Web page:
Informed Consent: Ignorance vs. Alternatives

Recently a co-trainer in adoption education mentioned that at a recent training she encountered participants who said that merely mentioning adoption to a pregnant person was trying to ‘sell it.’
I’m of the opinion that all options should be discussed so that the person facing the choice has a clear understanding of the options.

In the 1980s the Reagan Administration instituted a ‘gag order’ that declared health care workers at pregnancy clinics receiving government funds were absolutely prohibited from discussing abortion with a pregnant patient, even if she asked about terminating her pregnancy. In an op-ed piece at the time, the writer said that by not mentioning any option, there was an implied negativity associated with that option. If it’s so bad that you can’t even say the word, then there must be something wrong with abortion even if it was her legal right to know about terminating her pregnancy, the writer said.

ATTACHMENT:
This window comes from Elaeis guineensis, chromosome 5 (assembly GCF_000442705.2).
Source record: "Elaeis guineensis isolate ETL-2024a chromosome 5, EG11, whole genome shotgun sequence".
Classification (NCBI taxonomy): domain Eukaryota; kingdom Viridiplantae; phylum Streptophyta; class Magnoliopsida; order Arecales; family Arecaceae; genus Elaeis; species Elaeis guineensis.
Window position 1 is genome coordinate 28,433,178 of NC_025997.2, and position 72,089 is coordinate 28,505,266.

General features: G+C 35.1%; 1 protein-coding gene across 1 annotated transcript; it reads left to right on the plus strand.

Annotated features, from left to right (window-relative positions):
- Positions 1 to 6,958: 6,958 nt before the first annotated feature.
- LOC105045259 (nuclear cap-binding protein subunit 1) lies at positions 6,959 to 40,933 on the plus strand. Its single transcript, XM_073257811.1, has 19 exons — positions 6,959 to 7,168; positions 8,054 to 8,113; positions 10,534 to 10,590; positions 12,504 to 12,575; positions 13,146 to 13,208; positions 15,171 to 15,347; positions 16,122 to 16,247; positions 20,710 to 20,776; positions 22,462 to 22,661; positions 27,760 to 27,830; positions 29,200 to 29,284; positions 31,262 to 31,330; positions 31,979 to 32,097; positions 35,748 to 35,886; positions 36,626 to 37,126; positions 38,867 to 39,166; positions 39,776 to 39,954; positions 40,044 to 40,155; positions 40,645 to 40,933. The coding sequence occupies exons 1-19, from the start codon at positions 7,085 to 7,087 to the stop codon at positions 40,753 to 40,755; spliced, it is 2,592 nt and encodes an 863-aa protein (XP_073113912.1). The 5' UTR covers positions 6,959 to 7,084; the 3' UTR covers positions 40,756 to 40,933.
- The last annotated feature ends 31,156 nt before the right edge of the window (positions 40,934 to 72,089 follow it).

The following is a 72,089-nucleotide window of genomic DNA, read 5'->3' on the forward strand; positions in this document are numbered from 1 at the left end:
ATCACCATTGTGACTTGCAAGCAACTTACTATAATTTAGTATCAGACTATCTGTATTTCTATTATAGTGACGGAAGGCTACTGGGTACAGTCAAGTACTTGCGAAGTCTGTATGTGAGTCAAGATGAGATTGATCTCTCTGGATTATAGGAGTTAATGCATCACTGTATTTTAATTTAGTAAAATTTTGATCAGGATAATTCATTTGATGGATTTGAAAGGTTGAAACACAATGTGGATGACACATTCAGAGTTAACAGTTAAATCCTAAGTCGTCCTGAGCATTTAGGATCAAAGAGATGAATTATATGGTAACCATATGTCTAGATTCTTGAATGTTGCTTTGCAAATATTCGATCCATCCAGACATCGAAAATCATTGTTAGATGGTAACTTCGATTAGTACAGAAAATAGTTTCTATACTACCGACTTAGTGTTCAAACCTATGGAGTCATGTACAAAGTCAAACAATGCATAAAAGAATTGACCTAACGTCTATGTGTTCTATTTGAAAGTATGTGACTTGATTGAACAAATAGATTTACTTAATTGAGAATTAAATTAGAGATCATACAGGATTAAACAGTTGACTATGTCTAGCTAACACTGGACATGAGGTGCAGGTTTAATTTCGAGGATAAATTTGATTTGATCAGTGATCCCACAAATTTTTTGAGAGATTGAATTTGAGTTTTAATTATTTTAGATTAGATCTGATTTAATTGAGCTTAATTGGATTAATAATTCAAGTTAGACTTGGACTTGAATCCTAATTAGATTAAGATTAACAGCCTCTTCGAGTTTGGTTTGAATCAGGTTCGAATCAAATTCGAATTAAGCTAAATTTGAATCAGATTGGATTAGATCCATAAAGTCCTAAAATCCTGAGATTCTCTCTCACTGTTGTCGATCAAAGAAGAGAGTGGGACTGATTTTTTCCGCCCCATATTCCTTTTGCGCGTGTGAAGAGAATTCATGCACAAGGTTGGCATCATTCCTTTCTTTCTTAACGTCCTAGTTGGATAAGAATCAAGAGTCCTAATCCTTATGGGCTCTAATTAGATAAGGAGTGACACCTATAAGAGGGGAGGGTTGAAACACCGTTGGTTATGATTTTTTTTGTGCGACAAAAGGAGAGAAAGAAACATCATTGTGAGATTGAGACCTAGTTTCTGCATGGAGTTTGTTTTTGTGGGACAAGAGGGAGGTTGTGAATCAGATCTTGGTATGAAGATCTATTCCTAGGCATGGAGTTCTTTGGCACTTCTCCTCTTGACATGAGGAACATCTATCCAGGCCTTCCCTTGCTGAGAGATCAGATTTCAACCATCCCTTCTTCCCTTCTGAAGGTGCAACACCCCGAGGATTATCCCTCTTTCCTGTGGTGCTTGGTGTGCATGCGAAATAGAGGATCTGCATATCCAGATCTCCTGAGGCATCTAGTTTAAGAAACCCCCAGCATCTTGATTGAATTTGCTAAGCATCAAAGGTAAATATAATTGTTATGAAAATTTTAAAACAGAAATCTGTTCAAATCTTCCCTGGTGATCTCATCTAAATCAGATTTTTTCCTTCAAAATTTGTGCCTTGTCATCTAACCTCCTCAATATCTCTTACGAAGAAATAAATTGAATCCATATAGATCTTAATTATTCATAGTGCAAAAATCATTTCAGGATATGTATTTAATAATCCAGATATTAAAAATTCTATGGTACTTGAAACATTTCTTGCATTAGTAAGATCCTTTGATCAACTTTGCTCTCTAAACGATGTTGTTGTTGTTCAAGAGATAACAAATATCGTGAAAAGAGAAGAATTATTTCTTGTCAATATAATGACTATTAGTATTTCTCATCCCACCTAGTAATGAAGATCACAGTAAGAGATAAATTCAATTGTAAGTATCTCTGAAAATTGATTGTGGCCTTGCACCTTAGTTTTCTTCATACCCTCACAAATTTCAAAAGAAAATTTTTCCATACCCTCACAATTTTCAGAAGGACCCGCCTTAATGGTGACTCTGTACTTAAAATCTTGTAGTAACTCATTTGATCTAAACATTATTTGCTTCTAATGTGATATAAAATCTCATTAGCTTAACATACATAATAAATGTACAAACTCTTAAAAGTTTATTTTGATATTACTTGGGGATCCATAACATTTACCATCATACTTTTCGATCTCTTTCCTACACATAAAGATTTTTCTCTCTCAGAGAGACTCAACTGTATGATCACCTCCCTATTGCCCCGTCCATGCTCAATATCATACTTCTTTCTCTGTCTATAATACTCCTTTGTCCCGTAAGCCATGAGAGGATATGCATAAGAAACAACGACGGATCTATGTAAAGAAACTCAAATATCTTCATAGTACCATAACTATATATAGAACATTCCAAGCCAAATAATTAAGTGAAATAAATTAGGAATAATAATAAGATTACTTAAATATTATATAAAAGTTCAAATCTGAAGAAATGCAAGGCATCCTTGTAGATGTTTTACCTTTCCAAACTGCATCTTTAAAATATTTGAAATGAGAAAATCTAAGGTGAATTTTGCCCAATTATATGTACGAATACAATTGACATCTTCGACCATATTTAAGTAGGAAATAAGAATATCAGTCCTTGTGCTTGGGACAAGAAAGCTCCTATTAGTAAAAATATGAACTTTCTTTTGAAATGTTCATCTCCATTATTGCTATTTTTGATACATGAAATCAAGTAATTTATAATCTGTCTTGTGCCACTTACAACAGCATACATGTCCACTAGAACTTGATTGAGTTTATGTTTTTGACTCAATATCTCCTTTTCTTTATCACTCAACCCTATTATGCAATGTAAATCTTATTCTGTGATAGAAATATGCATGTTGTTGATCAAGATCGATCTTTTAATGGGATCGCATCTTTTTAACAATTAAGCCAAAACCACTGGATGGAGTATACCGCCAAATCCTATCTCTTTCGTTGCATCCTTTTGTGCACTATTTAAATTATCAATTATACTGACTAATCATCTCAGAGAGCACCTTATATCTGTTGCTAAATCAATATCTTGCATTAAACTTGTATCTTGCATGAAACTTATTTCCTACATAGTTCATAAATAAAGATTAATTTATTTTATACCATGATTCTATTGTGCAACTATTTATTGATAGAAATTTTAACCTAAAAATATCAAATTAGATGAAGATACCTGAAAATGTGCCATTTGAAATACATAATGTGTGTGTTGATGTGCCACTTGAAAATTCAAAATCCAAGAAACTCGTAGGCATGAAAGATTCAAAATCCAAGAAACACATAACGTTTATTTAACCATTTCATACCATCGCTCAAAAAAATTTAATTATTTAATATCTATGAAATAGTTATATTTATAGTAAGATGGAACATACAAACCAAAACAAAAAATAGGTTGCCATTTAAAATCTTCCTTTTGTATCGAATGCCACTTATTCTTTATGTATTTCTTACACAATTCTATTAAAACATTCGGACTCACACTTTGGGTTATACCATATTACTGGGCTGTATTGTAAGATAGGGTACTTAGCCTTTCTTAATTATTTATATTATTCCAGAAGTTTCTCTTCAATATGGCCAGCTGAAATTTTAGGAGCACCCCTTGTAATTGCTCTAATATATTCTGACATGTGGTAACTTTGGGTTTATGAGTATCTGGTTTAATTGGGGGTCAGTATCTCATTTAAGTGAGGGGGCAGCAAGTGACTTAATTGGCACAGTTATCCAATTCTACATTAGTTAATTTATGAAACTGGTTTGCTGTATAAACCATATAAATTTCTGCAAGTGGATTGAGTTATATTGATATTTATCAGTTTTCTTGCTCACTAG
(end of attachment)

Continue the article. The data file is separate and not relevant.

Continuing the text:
Something clicked inside me. As a pregnancy counselor at the time, I had pondered how rarely the word adoption was mentioned by health care people, while abortion was frequently offered as a solution to an unplanned pregnancy. By mentioning ONLY abortion as an alternative to carrying out the pregnancy, it was implied that abortion was the preferable choice.

Once there is an unplanned pregnancy, there are no outcomes without heavy residuals: Abortion, often a secret to the outside world, still weighs heavily on the person who experiences it, just as adoption may, particularly because it is harder to hide adoption than it is to hide abortion. Even parenting as a choice has its drawbacks, like the pain felt by the mother who cannot provide an active and loving father for her child. In my opinion, knowledge of all her options is the best approach to counseling a woman facing this difficult turning point in her life and the life of her child.



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